Tips on mastering a second language
|Are you wondering if you will ever master a second language? Disillusioned that you have not made more progress in your language study than you have by now? Believe it or not, language learning is not all about going to class and doing your homework.|
I came across some interesting research that may be helpful for you if you are studying a second language. According to second language acquisition researcher John Schumann, who has conducted research on those studying English as a second language in the US, there are eight variables that affect the language acquisition of the student. Let me just explain that Schumann refers to this group as the English language learners and refers to those whose mother tongue is English in the US as the target language group. Let’s just look briefly at the eight social variables which he claims affect the quality of contact that English language learners have with the target language group:
Social dominance is the first social variable. Schumann states that when English language learners, such as an Arab or Japanese person learning English in the US, are politically, culturally, technically or economically superior to the target language group, which is in this case Britain or the US, then it tends to hinder learning the target language. In his research he also points out that on the other hand if the English language learning group, such as Cubans or Mexicans in the US, has a lower socio-economic status than the target language group, they may resist learning the target language. You can see that in either case, there is resistance to learning English well. This is not to say that English is never learned well when this is the case, but to illustrate the fact that attitudes affect progress in language learning.
Using your communication skills, whether it is orally or silently, you can command social dominance. Every culture has its own form of body language. Perhaps you have noticed some of these in your dealings in social settings where you are. For example, one very common signal is learning to listen and not interrupt when another person is speaking. However, in some cultures interrupting another person is not considered rude, and the one who speaks the loudest earns the right to be heard.
Other signals associated with language and communication is to understand how people in another culture tend to listen. Do they lend a sense of attention and perhaps lean forward?
Giving the correct greeting in another culture is one of the best sources to help you gain some sense of confidence and social dominance. A cheerful and smiling greeting (as culturally appropriate) can win the heart of your community. Also different cultures use their eyes to communicate in different ways. For anyone learning English and speaking with an English speaker, you will usually notice that eye contact is important with a normal amount of blinking. Also native English speakers do not tend to make a lot extra arm, body and leg movements.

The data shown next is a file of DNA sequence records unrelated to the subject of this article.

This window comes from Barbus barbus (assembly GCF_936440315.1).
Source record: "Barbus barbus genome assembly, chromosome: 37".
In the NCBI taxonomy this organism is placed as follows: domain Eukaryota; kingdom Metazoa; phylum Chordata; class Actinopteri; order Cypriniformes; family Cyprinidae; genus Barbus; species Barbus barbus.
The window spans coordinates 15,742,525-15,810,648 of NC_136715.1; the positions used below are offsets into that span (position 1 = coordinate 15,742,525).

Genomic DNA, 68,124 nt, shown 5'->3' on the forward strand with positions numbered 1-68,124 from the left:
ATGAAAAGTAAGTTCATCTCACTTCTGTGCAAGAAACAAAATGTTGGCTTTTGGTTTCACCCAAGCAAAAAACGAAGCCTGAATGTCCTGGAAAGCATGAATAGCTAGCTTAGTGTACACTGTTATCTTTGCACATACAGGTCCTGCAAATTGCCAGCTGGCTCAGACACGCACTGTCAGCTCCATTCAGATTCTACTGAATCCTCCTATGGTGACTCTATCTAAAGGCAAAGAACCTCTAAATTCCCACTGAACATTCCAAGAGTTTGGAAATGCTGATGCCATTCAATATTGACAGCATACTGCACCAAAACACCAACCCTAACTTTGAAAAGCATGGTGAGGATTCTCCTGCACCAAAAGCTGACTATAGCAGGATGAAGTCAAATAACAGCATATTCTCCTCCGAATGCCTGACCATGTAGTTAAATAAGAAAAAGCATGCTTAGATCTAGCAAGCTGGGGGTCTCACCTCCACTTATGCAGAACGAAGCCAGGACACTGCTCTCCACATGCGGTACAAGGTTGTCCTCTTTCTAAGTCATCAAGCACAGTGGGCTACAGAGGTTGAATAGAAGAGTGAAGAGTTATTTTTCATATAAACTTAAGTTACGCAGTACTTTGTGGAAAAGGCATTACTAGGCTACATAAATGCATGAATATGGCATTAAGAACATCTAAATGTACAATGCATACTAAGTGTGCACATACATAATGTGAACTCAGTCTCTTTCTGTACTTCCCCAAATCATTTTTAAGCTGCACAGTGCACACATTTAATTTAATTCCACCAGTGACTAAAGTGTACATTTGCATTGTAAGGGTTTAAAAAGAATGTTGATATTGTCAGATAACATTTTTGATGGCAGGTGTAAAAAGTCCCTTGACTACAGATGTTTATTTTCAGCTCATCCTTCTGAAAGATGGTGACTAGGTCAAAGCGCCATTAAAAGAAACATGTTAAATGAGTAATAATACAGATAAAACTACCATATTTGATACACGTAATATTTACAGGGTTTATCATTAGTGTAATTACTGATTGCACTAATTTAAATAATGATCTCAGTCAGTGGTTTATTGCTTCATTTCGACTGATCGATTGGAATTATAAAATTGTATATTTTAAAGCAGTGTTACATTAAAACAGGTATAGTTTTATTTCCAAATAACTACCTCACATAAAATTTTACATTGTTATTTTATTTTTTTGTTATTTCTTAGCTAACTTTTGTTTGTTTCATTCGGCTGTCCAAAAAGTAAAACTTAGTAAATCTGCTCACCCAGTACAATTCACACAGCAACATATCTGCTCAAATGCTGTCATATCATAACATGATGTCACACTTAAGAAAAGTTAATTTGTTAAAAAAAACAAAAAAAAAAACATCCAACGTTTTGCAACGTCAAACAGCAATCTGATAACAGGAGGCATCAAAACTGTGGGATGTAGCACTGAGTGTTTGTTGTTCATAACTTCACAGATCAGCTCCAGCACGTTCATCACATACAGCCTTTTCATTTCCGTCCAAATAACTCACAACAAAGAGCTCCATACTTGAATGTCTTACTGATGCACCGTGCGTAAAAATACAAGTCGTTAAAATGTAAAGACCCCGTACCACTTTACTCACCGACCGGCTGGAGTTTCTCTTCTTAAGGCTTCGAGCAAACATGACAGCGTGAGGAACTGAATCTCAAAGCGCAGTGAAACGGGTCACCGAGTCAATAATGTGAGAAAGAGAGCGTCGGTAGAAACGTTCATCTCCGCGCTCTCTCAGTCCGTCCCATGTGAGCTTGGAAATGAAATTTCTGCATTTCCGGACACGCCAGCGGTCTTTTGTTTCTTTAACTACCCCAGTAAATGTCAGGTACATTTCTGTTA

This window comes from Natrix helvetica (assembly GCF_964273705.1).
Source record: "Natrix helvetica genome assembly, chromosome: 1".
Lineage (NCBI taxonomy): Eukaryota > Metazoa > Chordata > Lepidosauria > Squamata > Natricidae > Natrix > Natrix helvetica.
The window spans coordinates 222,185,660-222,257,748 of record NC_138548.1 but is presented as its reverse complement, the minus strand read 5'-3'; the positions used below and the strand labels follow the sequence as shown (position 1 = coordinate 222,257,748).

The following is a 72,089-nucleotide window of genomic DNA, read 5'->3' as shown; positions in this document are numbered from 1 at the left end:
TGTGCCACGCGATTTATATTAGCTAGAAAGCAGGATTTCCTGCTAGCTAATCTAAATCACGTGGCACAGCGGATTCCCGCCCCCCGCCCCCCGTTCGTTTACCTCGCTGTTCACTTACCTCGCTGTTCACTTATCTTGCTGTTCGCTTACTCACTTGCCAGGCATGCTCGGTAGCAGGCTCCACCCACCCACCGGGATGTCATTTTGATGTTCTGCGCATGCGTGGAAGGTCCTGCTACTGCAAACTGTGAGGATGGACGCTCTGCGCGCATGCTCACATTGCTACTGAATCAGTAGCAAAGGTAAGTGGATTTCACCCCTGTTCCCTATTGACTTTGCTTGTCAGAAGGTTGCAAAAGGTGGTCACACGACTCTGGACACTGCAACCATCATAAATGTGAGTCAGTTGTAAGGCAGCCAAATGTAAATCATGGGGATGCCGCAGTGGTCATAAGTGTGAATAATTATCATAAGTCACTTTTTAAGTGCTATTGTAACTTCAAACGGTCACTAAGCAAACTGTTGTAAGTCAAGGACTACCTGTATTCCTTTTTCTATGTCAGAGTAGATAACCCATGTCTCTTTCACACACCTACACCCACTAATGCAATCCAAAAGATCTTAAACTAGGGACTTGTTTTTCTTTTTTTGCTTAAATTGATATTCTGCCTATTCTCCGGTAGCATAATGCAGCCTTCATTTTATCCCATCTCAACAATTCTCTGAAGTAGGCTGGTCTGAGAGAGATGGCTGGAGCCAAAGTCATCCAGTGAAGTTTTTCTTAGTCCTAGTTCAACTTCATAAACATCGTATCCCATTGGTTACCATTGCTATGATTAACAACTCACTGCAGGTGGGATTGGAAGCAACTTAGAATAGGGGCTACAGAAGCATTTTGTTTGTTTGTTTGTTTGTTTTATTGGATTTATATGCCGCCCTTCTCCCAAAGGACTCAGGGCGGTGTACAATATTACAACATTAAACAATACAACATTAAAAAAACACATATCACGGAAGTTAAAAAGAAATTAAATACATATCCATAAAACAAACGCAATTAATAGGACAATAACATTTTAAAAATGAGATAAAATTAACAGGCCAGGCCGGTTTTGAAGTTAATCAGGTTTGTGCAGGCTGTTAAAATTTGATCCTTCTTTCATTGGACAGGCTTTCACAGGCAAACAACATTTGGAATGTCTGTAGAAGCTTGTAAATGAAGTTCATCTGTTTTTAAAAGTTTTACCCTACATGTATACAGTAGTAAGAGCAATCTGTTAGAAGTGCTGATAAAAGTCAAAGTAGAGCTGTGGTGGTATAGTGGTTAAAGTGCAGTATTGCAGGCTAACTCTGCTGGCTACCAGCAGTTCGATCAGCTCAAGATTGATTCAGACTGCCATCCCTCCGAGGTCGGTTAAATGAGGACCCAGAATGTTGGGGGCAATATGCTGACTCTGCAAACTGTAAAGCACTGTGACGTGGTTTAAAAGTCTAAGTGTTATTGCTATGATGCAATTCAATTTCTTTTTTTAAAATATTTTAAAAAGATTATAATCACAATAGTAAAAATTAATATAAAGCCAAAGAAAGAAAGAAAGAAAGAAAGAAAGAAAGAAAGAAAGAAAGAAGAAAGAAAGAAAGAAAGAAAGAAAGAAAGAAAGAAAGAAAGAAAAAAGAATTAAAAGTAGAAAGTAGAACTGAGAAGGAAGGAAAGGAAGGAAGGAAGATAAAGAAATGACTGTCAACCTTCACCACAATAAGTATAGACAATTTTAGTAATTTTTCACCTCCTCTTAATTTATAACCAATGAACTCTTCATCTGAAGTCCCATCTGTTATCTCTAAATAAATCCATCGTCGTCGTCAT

Assimilation, preservation and adaptation are another social variable. Schumann says if a person chooses assimilation as a way to integrate, it means he gives up his own lifestyle and values and adopts those of the target language group. Similarly, reservation means that the English language learning group maintains its own lifestyle and values and rejects those of the target language group. Adaptation means that the English language learners adapt to the lifestyle and values of the target language group, but maintain their own lifestyle and values for intra-group use. Each of these variables can involve personal choice. If you really want to “fit in” with the target language group and develop your knowledge and ability to speak on different topics with confidence, you need to adapt, be motivated and work hard. The question here is how much do you really want to “fit in”? Why is it important for the English language learner to learn English, or we could ask how important is it for the foreigner living in Turkey to learn Turkish?
Enclosure is the third social variable. Enclosure refers to the degree to which the English language learning group and target language group share the same social constructs such as schools, religious places, clubs, recreational facilities, crafts, professions and trades. If the two groups share these social constructs, enclosure is said to be low and second language acquisition is more easily facilitated.
We have considered the first three points and can look at the other factors -- cohesiveness, size, congruence, attitude and intended length of residence -- in my next piece.
Note: Charlotte McPherson is the author of “Culture Smart: Turkey, 2005.” Please keep your questions and observations coming: I want to ensure this column is a help to you, Today’s Zaman’s readers. Email: firstname.lastname@example.org
Tuesday, April 5, 2011
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